Policing in black communities has become a big national issue over the past few months, and a new NBC News/Marist poll shows that a record high percentage of white people believe that law enforcement does not generally treat African-Americans unfairly.
83 percent of whites say they have a great deal or at least a fair amount of trust in local police, compared to 50 percent of blacks. 79 percent of whites are confident police won’t use excessive force, while only 43 percent of blacks agree.
But perhaps the biggest disparity shows up with two questions specifically about race. First: “How much confidence do you have in police officers in your community to treat blacks and whites equally?” 52 percent of whites said a great deal, 26 percent said a fair amount, and only 19 percent said some or very little.
Compare that to 12 percent of blacks saying a great deal, 21 percent saying a fair amount, and a whopping 63 percent saying some or very little.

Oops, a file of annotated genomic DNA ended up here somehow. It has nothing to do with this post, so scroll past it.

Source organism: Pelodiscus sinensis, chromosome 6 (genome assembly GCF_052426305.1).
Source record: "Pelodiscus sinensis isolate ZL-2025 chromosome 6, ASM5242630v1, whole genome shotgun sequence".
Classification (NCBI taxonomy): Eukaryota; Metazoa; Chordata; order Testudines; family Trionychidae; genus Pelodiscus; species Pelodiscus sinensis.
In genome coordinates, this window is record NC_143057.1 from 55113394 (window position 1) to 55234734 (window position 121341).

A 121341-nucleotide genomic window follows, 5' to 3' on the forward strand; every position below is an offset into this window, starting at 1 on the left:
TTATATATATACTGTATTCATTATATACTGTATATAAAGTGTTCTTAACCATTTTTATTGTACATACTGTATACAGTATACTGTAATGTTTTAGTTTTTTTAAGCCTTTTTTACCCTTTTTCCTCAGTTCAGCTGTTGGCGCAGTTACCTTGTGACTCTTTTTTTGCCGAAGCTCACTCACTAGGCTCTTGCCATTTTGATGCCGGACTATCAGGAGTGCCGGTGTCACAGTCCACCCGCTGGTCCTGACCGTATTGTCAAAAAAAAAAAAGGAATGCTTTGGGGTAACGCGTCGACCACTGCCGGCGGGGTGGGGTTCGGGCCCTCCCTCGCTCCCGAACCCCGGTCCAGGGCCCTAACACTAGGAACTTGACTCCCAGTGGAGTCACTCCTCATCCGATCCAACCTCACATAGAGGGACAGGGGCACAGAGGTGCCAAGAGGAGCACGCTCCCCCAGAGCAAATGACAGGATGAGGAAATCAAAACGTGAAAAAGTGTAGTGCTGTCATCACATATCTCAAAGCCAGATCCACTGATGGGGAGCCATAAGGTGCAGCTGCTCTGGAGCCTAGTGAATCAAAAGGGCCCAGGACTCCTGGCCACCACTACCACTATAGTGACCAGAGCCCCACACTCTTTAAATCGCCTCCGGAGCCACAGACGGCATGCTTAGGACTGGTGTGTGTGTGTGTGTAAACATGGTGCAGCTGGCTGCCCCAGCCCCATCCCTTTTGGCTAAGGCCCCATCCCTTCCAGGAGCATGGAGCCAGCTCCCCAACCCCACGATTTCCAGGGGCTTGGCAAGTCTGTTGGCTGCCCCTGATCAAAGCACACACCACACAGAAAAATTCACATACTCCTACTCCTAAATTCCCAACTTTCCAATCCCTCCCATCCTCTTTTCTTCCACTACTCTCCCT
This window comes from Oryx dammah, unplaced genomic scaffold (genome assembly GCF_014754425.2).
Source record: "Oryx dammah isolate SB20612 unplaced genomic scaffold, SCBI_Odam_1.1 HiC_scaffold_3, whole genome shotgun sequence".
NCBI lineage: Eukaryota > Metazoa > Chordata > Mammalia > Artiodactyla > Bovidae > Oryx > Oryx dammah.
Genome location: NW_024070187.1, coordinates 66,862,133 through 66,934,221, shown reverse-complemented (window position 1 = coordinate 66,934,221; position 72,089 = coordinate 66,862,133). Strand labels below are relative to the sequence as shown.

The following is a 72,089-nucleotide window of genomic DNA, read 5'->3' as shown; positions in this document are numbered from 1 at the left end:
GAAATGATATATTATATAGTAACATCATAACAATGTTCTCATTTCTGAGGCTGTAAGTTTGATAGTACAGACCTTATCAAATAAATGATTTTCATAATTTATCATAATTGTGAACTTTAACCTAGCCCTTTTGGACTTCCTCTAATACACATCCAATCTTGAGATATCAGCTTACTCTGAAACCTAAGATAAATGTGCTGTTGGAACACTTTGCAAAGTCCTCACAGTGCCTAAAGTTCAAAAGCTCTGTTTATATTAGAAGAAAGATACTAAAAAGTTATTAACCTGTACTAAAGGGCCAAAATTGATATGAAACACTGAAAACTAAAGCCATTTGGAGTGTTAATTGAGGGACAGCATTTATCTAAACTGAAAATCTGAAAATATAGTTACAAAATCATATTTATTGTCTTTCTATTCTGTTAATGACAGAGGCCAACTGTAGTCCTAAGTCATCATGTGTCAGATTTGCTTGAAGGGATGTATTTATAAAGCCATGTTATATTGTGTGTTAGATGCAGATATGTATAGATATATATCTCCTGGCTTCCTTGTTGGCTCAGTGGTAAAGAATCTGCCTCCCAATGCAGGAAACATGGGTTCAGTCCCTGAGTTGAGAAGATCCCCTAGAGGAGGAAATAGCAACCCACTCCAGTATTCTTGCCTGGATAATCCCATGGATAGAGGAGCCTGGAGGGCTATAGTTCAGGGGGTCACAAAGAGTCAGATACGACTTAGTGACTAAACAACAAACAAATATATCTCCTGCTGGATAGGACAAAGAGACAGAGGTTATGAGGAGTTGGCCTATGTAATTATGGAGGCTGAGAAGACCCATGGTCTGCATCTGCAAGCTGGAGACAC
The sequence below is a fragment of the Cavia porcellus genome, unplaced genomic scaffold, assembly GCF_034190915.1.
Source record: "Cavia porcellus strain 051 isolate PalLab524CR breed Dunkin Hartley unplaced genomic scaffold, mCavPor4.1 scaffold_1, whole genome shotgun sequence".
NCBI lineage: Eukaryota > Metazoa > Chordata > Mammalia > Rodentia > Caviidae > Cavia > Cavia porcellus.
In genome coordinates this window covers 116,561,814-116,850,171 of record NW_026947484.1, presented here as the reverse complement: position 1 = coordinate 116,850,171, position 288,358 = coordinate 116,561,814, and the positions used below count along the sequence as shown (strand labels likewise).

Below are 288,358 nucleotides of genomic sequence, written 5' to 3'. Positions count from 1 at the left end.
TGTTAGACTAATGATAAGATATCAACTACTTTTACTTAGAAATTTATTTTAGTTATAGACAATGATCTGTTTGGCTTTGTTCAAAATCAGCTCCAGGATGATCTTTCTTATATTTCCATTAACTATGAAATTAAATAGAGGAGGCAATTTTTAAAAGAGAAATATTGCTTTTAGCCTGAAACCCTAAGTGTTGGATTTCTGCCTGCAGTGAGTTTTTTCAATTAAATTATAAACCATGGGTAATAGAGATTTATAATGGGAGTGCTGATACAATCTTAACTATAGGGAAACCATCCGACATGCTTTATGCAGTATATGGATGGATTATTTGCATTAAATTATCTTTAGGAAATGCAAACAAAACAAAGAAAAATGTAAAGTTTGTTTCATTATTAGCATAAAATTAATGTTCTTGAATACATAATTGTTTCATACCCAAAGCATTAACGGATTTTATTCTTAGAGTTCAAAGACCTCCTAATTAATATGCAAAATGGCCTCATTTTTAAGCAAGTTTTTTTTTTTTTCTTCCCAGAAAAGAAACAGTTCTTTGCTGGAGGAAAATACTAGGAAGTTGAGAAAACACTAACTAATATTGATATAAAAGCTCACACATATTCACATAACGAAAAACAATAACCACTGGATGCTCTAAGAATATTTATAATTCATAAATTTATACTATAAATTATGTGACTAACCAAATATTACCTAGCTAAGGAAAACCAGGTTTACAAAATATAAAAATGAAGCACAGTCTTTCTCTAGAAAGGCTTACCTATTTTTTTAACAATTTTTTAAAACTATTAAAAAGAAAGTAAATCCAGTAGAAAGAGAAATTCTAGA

Secondly, the question “Do you agree or disagree that law enforcement applies different standards to whites and blacks?” 42 percent of whites strongly disagree; 80 percent of blacks strongly agree.
Meanwhile, the reaction to the Michael Brown and Eric Garner cases also split across racial lines. 21 percent of white people said the decisions increased their confidence in the justice system, with 35 percent each saying their confidence decreased/made no difference. 70 percent of the black people polled said the cases decreased their confidence in the justice system.
You can read more of the poll results here [PDF].
[image via a katz/Shutterstock]
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